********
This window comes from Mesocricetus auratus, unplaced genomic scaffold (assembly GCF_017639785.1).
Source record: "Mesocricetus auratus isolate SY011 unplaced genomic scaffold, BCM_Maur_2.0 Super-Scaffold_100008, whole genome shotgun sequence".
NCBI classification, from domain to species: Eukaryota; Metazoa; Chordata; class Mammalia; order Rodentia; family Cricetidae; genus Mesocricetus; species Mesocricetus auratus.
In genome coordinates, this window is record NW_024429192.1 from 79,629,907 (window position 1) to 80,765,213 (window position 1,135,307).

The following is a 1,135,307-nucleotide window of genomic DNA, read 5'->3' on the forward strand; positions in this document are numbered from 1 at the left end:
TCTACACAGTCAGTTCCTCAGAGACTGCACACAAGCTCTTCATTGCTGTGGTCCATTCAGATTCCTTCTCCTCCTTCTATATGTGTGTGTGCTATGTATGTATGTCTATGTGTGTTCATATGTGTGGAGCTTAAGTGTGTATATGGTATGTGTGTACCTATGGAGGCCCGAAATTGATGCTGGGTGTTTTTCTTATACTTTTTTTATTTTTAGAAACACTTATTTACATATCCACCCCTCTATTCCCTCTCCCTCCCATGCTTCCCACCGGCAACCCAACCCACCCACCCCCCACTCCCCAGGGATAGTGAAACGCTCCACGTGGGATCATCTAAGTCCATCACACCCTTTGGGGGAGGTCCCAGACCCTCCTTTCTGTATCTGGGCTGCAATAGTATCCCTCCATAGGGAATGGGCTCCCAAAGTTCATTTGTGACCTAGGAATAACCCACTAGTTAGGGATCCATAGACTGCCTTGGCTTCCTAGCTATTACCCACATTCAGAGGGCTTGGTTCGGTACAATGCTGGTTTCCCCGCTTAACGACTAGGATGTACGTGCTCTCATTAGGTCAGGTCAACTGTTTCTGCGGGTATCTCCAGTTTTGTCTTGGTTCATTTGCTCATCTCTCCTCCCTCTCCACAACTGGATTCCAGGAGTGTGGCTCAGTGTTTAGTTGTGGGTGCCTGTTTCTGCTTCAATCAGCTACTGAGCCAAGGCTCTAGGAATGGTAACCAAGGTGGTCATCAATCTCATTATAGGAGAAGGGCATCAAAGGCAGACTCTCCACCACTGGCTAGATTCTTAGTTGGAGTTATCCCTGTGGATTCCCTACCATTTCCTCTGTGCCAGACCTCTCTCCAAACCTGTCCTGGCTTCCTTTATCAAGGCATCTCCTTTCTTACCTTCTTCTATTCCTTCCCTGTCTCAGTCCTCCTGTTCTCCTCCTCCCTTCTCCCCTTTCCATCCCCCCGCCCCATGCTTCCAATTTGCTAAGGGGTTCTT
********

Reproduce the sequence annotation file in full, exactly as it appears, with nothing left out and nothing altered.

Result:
This window comes from Mesocricetus auratus, unplaced genomic scaffold (assembly GCF_017639785.1).
Source record: "Mesocricetus auratus isolate SY011 unplaced genomic scaffold, BCM_Maur_2.0 Super-Scaffold_100008, whole genome shotgun sequence".
NCBI classification, from domain to species: Eukaryota; Metazoa; Chordata; class Mammalia; order Rodentia; family Cricetidae; genus Mesocricetus; species Mesocricetus auratus.
In genome coordinates, this window is record NW_024429192.1 from 79,629,907 (window position 1) to 80,765,213 (window position 1,135,307).

The following is a 1,135,307-nucleotide window of genomic DNA, read 5'->3' on the forward strand; positions in this document are numbered from 1 at the left end:
TCTACACAGTCAGTTCCTCAGAGACTGCACACAAGCTCTTCATTGCTGTGGTCCATTCAGATTCCTTCTCCTCCTTCTATATGTGTGTGTGCTATGTATGTATGTCTATGTGTGTTCATATGTGTGGAGCTTAAGTGTGTATATGGTATGTGTGTACCTATGGAGGCCCGAAATTGATGCTGGGTGTTTTTCTTATACTTTTTTTATTTTTAGAAACACTTATTTACATATCCACCCCTCTATTCCCTCTCCCTCCCATGCTTCCCACCGGCAACCCAACCCACCCACCCCCCACTCCCCAGGGATAGTGAAACGCTCCACGTGGGATCATCTAAGTCCATCACACCCTTTGGGGGAGGTCCCAGACCCTCCTTTCTGTATCTGGGCTGCAATAGTATCCCTCCATAGGGAATGGGCTCCCAAAGTTCATTTGTGACCTAGGAATAACCCACTAGTTAGGGATCCATAGACTGCCTTGGCTTCCTAGCTATTACCCACATTCAGAGGGCTTGGTTCGGTACAATGCTGGTTTCCCCGCTTAACGACTAGGATGTACGTGCTCTCATTAGGTCAGGTCAACTGTTTCTGCGGGTATCTCCAGTTTTGTCTTGGTTCATTTGCTCATCTCTCCTCCCTCTCCACAACTGGATTCCAGGAGTGTGGCTCAGTGTTTAGTTGTGGGTGCCTGTTTCTGCTTCAATCAGCTACTGAGCCAAGGCTCTAGGAATGGTAACCAAGGTGGTCATCAATCTCATTATAGGAGAAGGGCATCAAAGGCAGACTCTCCACCACTGGCTAGATTCTTAGTTGGAGTTATCCCTGTGGATTCCCTACCATTTCCTCTGTGCCAGACCTCTCTCCAAACCTGTCCTGGCTTCCTTTATCAAGGCATCTCCTTTCTTACCTTCTTCTATTCCTTCCCTGTCTCAGTCCTCCTGTTCTCCTCCTCCCTTCTCCCCTTTCCATCCCCCCGCCCCATGCTTCCAATTTGCTAAGGGGTTCTT